# Show that each composite function $f_i \circ f_j$ is one of the given functions

I'm just going through the problems that I got wrong on my discrete math exam, and I was not sure how to do this one. How would I go about making this chart? The chart has $f_1, \dots, f_5$ going across the top and down the side. I already got the question wrong, just want to know how to do it, in case it comes up again.

Let $A = \{1,2,3\}$ and define $f_1,f_2,f_3,f_4,f_5 \colon A \to A$ as follows: \begin{align} f_1 &= \{(1,1),(2,3),(3,2)\} \\ f_2 &= \{(1,3),(2,2),(3,1)\} \\ f_3 &= \{(1,2),(2,1),(3,3)\} \\ f_4 &= \{(1,2),(2,3),(3,1)\} \\ f_5 &= \{(1,3),(2,1),(3,2)\} \end{align} Show that each composite function $f_i\circ f_j$ is one of the given functions, or the identity, by completing a table. Find the inverse of those six functions that have inverses.

• Changing the second f_i to $f_j$ is a substantial change that shouldn't have gone without input from the OP. Commented Apr 12, 2016 at 19:54
• Yes, make a square table with the $f_i$ indexing the rows and columns. The entry for row $f_1$ and column $f_2$ will be $f_1\circ f_2 = \{(1,2),(2,3),(3,1)\} = f_4$, and the entry with row $f_2$ and column $f_1$ will be $f_2\circ f_1 = \{(1,3),(2,1),(3,2)\} = f_5$ and so on... Commented Apr 12, 2016 at 19:55
• What was the math behind this? f1∘f2={(1,2),(2,3),(3,1)} Commented Apr 12, 2016 at 19:58
• @EricStucky “The table has $f_1,\dots,f_5$ going across the top and down the side”; I think that all compositions are to be taken into account. Commented Apr 12, 2016 at 20:00
• for the inverse, switch left and right elements of each pair. For example $f_4(3)=1$, hence the inverse $f_4^{-1}(1)=3$. So $(3,1)\in f_4$, hence $(1,3)\in f_4^{-1}$. If $f_4=\{(1,2),(2,3),(3,1)\}$ then $f_4^{-1}=\{(2,1),(3,2),(1,3)\}=\{(1,3),(2,1),(3,2)=f_5$. Commented Apr 12, 2016 at 20:46

If $f_0=\{(1,1),(2,2),(3,3)\}$ is the identity map, the six maps $\{f_0,f_1,f_2,f_3,f_4,f_5\}$ are six bijective maps $A\to A$.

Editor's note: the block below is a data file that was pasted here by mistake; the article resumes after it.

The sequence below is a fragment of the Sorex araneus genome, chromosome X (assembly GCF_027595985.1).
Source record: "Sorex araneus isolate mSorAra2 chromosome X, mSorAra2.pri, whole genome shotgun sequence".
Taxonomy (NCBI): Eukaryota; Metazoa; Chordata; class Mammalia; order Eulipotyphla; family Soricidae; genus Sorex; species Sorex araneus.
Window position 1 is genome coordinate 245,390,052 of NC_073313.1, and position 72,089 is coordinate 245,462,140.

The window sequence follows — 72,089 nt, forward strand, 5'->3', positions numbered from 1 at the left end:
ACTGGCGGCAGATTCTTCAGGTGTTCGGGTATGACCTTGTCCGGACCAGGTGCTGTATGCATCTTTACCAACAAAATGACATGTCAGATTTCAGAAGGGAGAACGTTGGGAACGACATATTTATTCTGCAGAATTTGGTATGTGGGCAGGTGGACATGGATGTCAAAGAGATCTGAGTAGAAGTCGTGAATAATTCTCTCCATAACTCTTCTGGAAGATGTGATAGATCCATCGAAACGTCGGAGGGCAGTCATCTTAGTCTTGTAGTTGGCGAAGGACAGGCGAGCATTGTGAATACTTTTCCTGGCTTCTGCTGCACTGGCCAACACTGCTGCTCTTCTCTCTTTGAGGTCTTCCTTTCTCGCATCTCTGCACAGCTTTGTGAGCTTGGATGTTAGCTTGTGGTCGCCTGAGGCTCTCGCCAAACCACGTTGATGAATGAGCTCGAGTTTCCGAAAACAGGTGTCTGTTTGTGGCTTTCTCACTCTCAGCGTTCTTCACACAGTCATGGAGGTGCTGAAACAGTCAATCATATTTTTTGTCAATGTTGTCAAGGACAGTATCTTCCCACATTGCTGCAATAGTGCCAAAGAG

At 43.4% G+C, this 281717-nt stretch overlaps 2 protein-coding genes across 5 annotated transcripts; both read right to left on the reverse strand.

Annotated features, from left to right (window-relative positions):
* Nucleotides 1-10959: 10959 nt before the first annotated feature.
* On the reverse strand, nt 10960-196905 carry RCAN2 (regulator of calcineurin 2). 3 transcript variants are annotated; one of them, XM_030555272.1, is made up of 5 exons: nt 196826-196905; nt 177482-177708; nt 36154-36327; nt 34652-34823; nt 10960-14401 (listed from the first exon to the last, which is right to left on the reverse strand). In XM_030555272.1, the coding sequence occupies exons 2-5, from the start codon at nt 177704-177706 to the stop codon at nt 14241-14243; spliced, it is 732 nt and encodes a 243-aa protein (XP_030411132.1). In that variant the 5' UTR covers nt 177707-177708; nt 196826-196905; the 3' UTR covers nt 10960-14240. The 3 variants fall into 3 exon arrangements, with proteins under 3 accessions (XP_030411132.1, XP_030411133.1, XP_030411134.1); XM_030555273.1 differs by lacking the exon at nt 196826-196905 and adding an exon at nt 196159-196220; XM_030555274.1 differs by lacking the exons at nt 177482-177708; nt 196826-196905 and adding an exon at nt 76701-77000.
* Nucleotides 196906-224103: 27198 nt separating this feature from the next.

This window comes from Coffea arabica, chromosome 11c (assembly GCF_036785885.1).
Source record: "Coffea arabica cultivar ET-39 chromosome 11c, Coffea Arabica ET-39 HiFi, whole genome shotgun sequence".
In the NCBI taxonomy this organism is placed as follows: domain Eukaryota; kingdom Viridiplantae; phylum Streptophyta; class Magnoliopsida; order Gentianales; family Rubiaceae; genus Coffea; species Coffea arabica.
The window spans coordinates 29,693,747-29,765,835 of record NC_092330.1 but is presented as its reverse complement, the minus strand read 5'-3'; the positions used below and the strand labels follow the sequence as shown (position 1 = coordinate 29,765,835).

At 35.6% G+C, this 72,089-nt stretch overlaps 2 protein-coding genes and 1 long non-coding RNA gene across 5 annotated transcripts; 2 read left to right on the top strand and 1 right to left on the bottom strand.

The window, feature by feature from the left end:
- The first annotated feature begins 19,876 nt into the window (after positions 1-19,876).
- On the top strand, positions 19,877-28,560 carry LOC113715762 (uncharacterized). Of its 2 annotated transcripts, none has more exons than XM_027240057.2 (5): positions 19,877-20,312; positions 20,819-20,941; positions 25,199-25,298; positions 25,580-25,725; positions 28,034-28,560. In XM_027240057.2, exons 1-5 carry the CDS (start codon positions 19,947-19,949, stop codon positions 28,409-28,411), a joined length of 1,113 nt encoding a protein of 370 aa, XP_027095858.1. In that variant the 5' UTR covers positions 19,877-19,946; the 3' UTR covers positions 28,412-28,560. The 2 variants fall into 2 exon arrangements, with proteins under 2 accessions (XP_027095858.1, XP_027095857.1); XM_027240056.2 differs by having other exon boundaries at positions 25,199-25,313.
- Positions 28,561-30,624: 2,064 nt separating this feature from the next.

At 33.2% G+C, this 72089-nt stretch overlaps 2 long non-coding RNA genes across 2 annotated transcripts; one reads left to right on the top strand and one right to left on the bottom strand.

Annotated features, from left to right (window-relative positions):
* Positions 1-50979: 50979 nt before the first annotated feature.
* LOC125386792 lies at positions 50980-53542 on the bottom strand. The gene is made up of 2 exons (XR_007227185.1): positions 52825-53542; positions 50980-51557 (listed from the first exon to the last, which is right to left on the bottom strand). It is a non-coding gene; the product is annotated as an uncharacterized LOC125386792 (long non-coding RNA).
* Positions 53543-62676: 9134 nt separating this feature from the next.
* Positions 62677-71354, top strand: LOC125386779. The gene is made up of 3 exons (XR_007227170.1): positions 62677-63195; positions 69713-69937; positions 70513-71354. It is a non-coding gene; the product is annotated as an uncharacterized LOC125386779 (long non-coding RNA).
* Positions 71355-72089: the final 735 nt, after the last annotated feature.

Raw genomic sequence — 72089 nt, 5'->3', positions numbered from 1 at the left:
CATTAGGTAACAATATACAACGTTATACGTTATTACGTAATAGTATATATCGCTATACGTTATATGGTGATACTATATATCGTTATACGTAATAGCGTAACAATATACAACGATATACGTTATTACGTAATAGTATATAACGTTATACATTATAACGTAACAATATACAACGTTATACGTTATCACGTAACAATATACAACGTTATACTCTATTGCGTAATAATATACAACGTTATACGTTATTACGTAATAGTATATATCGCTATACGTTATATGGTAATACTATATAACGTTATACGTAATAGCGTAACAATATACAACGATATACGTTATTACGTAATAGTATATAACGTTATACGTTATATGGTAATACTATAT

Since $|A|=3$, there are exactly $6=3!$ bijective maps $A\to A$, so the above set is the set of all permutations of $A$. Since the composition of two bijective maps is a bijective map, $f_i\circ f_j$ must belong to the set for any $i,j$, with $0\le i,j\le 5$.
You can fill in the composition table by hand. Some of the compositions are here: $$\begin{array}{c|cccccc} & f_0 & f_1 & f_2 & f_3 & f_4 & f_5 \\ \hline f_0 & & & & & & \\ f_1 & & & & & & \\ f_2 & & f_5 & & & & \\ f_3 & & & & & & \\ f_4 & & & f_1 & & & \\ f_5 & & & & & & \end{array}$$
• @JebusCrust Composition of maps; $f_2\circ f_1(1)=f_2(1)=3$, $f_2\circ f_1(2)=f_2(3)=1$, $f_2\circ f_1(3)=f_2(2)=2$; therefore $f_2\circ f_1=f_5$. Commented Apr 12, 2016 at 20:12
In cycle notation: \begin{alignat}{1} &f_1=(23)\\ &f_2=(13)\\ &f_3=(12)\\ &f_4=(123)\\ &f_5=(132)\\ \end{alignat} By "completing a table etc." they mean to explicty prove that: $$\forall i,j\in A, \exists k\in A \text{ such that } f_if_j=f_k, \text{ or otherwise } f_if_j=()$$ In fact (composition is right to left): \begin{alignat}{1} &f_1^2=()\\ &f_1f_2=(123)=f_4\\ &f_1f_3=(132)=f_5\\ &f_1f_4=(13)=f_2\\ &f_1f_5=(12)=f_3\\ \\ &f_2f_1=(132)=f_5\\ &f_2^2=()\\ &f_2f_3=(123)=f_4\\ &f_2f_4=(12)=f_3\\ &f_2f_5=(23)=f_1\\ \\ &f_3f_1=(123)=f_4\\ &f_3f_2=(132)=f_5\\ &f_3^2=()\\ &f_3f_4=(23)=f_1\\ &f_3f_5=(13)=f_2\\ \\ &f_4f_1=(12)=f_3\\ &f_4f_2=(23)=f_1\\ &f_4f_3=(13)=f_2\\ &f_4^2=(132)=f_5\\ &f_4f_5=()\\ \\ &f_5f_1=(12)=f_3\\ &f_5f_2=(23)=f_1\\ &f_5f_3=(13)=f_2\\ &f_5f_4=()\\ &f_5^2=(123)=f_4\\ \end{alignat} Therefore, every $$f_i$$ has inverse; in particular, $$f_{1,2,3}$$ are self-inverses ("involutions"), whereas $$f_4$$ and $$f_5$$ are inverses each other.